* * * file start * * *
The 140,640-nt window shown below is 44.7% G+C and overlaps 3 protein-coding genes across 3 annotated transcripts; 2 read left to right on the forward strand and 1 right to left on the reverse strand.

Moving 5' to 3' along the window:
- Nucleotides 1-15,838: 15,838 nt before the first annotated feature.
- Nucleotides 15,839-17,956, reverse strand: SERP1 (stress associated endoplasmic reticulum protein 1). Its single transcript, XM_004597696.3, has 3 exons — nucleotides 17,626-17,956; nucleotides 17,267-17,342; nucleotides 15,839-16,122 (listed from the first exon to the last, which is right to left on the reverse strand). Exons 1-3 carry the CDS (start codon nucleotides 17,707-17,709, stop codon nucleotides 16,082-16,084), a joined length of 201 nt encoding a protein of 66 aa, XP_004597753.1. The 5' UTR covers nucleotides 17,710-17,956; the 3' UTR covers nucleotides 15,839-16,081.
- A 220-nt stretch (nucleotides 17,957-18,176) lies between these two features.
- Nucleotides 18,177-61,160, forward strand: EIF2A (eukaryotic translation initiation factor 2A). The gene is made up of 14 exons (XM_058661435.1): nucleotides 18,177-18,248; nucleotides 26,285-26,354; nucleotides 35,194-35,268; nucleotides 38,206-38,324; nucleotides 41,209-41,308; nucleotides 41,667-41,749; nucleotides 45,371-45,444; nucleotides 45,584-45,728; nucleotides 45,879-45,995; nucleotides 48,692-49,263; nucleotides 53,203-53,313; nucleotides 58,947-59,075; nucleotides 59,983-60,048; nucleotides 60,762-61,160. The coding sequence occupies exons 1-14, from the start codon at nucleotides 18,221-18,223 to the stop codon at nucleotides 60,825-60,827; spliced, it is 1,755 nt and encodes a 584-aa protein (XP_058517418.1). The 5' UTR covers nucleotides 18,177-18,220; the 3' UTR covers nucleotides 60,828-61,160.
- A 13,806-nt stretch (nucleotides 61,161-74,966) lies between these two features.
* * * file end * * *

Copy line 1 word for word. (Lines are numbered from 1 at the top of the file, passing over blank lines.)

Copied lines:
The 140,640-nt window shown below is 44.7% G+C and overlaps 3 protein-coding genes across 3 annotated transcripts; 2 read left to right on the forward strand and 1 right to left on the reverse strand.